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Crash shuts down Highway 6

Sun Advocate reporter

The truck driven by Alana Thompson just following a three vehicle collision on U.S. Highway 6 on Friday.

The driver of the pickup truck involved in a crash that shut down U.S. Highway 6, for several hours last Friday is in stable but serious condition at University of Utah Medical Center, according the Joan Stout, the driver's mother.

Alana C. Thompson, 29, of Price, reportedly crossed the center line in a black Dodge truck, according to Utah Highway Patrol Sgt. John Kelly. The sergeant added that upon crossing the center line Thompson purportedly hit the left rear trailer of a white Ford flatbed pickup at mile marker 226. The white Ford driven by 64-year-old Murray Robertson of Highland had only minor involvement in the accident.

"Thompson then continued across the center and hit head-on into a Haycock Petroleum truck," said Kelly. "She was not wearing her seatbelt and was airlifted from the scene to the University of Utah Medical Center in Salt Lake City. As of Sunday afternoon Thompson was is serious but stable condition"

According to Kelly, the investigation is still open as to why Thompson crossed the center line. He did however report that any drug or alcohol involvement has been ruled out.

"The two-year-old riding with her, McKayla Thompson, was properly strapped into her car seat and was treated and released at Castleview Hospital with only minor scrapes and bruises," said Kelly. "I can't stress how important proper safety restraint is for children, what a difference it makes."

The potential for danger from fuel resting within the Haycock Petroleum tanker truck played a factor in the amount of time the road was closed but according to Kelly the truck's tank was never compromised during the accident and no fuel was released from the container.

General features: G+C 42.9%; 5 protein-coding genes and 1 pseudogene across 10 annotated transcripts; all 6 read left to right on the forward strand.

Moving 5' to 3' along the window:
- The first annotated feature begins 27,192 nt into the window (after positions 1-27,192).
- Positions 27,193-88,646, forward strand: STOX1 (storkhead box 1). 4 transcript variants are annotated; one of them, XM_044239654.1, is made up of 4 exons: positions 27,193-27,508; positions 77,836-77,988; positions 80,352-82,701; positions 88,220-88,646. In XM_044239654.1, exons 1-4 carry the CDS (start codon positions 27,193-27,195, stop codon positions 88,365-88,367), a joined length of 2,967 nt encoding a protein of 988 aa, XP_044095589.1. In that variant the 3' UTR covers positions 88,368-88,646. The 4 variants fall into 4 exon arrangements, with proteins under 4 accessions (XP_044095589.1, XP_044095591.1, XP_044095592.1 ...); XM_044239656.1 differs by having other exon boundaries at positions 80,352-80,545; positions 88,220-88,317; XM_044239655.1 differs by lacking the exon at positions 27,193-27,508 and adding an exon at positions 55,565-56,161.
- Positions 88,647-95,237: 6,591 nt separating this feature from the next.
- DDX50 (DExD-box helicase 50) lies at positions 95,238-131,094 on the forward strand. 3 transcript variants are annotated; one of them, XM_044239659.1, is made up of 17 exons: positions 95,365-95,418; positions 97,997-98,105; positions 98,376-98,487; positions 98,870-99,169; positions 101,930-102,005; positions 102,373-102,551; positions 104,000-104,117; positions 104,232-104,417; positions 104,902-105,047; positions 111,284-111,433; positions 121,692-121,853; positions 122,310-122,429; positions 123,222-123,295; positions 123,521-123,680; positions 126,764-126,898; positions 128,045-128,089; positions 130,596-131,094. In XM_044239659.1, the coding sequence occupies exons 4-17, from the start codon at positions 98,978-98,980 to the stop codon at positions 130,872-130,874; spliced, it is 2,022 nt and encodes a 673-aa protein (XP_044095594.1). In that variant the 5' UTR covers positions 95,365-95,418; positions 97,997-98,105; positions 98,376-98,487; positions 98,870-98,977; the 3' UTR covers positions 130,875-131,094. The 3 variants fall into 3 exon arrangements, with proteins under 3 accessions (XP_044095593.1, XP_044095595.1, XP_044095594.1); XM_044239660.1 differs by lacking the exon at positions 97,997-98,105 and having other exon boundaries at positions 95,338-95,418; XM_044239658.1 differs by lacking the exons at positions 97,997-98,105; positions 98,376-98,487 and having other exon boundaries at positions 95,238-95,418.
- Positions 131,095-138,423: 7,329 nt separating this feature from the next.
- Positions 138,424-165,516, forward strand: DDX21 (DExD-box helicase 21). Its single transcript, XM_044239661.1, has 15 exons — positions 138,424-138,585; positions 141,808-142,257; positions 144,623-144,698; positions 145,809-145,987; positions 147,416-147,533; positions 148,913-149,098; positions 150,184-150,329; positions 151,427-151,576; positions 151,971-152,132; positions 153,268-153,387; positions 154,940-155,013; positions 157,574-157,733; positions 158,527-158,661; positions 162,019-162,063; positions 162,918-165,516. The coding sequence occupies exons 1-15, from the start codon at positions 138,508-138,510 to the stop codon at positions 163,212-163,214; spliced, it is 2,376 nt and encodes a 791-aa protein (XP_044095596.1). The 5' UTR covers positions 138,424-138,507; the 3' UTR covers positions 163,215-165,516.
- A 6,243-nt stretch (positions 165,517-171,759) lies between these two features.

While no fatalities occurred during the recent accident U.S. Highway 6 is notorious among those who drive the canyon road.

A report given by the KSL news website stipulated that historical statistics demonstrated that in the mid 1990s fatal accidents were three times more likely in Spanish Fork Canyon than in Big Cottonwood or Parley's canyons, and five times more likely than in Little Cottonwood, Sardine or Ogden canyons."

The twisted remains of the truck that collided head-on with a black Dodge truck along U.S. Highway 6.

The Utah Department of Transportation also confirms that areas of Spanish Fork Canyon are especially dangerous, specifically the red narrows portion near Spanish Fork. The department has recently installed speed monitoring signs that alert motorists of their current speed and the speed at which they should approach certain oncoming turns. However, according to department officials such devices are only effective if drivers heed their warning and slow down.

The big question asked within the KSL news website report was this, how does the state make the winding canyon road safe for more than a reported 18,000 vehicles per day?

UDOT continues to make improvements, widening the road in sections and increasing passing lanes but during the calendar year 2007 there have been 278 vehicle fatalities, 30 in the month of September. However, only a small fraction of those have occurred along U.S. 6.

The department conducted an environmental impact study following a semi truck roll over and subsequent explosion in the late summer of 2005. But most police officers and transportation engineers have similar statements concerning the road.

"Highway 6 is dangerous, always has been and most likely always will be," said Sgt. Kelly. "Safety along that road comes down to the way it is driven, an individual can minimize the risk they take if they would just slow down and take the road as it comes. Trying to make up time along U.S. Highway 6 could be the biggest mistake of a person's life."

Sgt. Kelly wanted to commend the Carbon County Ambulance Service, Helper Rescue 3 and Helper's Fire Department for their work in what he described as a very difficult extrication.

"We are lucky to have such a good team of emergency personnel working in our community," said Kelly.

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